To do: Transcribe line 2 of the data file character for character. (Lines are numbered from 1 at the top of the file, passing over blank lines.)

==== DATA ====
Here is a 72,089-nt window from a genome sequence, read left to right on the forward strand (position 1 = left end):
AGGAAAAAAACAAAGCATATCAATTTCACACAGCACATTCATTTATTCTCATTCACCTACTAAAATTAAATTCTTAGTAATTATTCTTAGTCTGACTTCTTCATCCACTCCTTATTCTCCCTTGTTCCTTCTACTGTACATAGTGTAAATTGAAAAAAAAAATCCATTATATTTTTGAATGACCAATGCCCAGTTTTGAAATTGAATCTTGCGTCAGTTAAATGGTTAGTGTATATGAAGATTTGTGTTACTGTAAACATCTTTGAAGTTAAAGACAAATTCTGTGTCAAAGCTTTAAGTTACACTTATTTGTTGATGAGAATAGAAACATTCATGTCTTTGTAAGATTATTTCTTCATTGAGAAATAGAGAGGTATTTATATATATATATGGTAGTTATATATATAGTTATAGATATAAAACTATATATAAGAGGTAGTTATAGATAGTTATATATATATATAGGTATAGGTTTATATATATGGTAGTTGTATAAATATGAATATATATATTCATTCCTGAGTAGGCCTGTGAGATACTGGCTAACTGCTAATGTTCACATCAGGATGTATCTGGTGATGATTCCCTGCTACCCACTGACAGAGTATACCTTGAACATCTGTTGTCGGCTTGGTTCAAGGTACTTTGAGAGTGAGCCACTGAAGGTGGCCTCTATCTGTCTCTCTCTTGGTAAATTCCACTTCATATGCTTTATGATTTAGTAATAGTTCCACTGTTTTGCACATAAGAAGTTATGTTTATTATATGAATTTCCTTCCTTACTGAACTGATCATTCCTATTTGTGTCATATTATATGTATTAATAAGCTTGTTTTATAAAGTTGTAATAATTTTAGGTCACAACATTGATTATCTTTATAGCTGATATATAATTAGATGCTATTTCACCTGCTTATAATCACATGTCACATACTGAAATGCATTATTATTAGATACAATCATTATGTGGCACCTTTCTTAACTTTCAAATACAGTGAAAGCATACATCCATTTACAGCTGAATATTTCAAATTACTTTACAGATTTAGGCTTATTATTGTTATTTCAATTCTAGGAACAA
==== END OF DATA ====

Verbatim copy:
AGGAAAAAAACAAAGCATATCAATTTCACACAGCACATTCATTTATTCTCATTCACCTACTAAAATTAAATTCTTAGTAATTATTCTTAGTCTGACTTCTTCATCCACTCCTTATTCTCCCTTGTTCCTTCTACTGTACATAGTGTAAATTGAAAAAAAAAATCCATTATATTTTTGAATGACCAATGCCCAGTTTTGAAATTGAATCTTGCGTCAGTTAAATGGTTAGTGTATATGAAGATTTGTGTTACTGTAAACATCTTTGAAGTTAAAGACAAATTCTGTGTCAAAGCTTTAAGTTACACTTATTTGTTGATGAGAATAGAAACATTCATGTCTTTGTAAGATTATTTCTTCATTGAGAAATAGAGAGGTATTTATATATATATATGGTAGTTATATATATAGTTATAGATATAAAACTATATATAAGAGGTAGTTATAGATAGTTATATATATATATAGGTATAGGTTTATATATATGGTAGTTGTATAAATATGAATATATATATTCATTCCTGAGTAGGCCTGTGAGATACTGGCTAACTGCTAATGTTCACATCAGGATGTATCTGGTGATGATTCCCTGCTACCCACTGACAGAGTATACCTTGAACATCTGTTGTCGGCTTGGTTCAAGGTACTTTGAGAGTGAGCCACTGAAGGTGGCCTCTATCTGTCTCTCTCTTGGTAAATTCCACTTCATATGCTTTATGATTTAGTAATAGTTCCACTGTTTTGCACATAAGAAGTTATGTTTATTATATGAATTTCCTTCCTTACTGAACTGATCATTCCTATTTGTGTCATATTATATGTATTAATAAGCTTGTTTTATAAAGTTGTAATAATTTTAGGTCACAACATTGATTATCTTTATAGCTGATATATAATTAGATGCTATTTCACCTGCTTATAATCACATGTCACATACTGAAATGCATTATTATTAGATACAATCATTATGTGGCACCTTTCTTAACTTTCAAATACAGTGAAAGCATACATCCATTTACAGCTGAATATTTCAAATTACTTTACAGATTTAGGCTTATTATTGTTATTTCAATTCTAGGAACAA